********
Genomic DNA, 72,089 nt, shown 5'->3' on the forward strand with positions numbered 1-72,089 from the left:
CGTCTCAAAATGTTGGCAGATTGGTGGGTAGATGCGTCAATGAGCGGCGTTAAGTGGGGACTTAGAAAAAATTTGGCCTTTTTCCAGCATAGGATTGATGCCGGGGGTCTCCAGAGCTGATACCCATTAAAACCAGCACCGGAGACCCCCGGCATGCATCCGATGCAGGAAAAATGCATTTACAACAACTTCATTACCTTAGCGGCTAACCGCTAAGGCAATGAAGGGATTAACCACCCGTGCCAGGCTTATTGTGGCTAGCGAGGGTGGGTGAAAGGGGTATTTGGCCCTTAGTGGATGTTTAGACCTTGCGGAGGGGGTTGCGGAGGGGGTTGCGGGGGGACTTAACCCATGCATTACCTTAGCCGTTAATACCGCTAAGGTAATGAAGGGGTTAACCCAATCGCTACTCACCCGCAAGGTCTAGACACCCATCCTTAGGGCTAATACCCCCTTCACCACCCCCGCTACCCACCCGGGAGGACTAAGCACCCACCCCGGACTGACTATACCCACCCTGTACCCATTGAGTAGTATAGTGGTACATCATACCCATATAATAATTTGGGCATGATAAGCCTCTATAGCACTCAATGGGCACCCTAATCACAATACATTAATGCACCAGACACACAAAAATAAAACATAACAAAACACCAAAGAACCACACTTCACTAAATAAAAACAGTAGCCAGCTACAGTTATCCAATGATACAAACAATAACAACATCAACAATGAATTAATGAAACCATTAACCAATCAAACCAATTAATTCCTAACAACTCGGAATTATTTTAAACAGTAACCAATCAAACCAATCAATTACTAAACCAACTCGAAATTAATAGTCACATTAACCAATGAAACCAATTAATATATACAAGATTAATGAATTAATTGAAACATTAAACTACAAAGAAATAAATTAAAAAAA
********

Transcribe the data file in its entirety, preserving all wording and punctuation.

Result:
Genomic DNA, 72,089 nt, shown 5'->3' on the forward strand with positions numbered 1-72,089 from the left:
CGTCTCAAAATGTTGGCAGATTGGTGGGTAGATGCGTCAATGAGCGGCGTTAAGTGGGGACTTAGAAAAAATTTGGCCTTTTTCCAGCATAGGATTGATGCCGGGGGTCTCCAGAGCTGATACCCATTAAAACCAGCACCGGAGACCCCCGGCATGCATCCGATGCAGGAAAAATGCATTTACAACAACTTCATTACCTTAGCGGCTAACCGCTAAGGCAATGAAGGGATTAACCACCCGTGCCAGGCTTATTGTGGCTAGCGAGGGTGGGTGAAAGGGGTATTTGGCCCTTAGTGGATGTTTAGACCTTGCGGAGGGGGTTGCGGAGGGGGTTGCGGGGGGACTTAACCCATGCATTACCTTAGCCGTTAATACCGCTAAGGTAATGAAGGGGTTAACCCAATCGCTACTCACCCGCAAGGTCTAGACACCCATCCTTAGGGCTAATACCCCCTTCACCACCCCCGCTACCCACCCGGGAGGACTAAGCACCCACCCCGGACTGACTATACCCACCCTGTACCCATTGAGTAGTATAGTGGTACATCATACCCATATAATAATTTGGGCATGATAAGCCTCTATAGCACTCAATGGGCACCCTAATCACAATACATTAATGCACCAGACACACAAAAATAAAACATAACAAAACACCAAAGAACCACACTTCACTAAATAAAAACAGTAGCCAGCTACAGTTATCCAATGATACAAACAATAACAACATCAACAATGAATTAATGAAACCATTAACCAATCAAACCAATTAATTCCTAACAACTCGGAATTATTTTAAACAGTAACCAATCAAACCAATCAATTACTAAACCAACTCGAAATTAATAGTCACATTAACCAATGAAACCAATTAATATATACAAGATTAATGAATTAATTGAAACATTAAACTACAAAGAAATAAATTAAAAAAA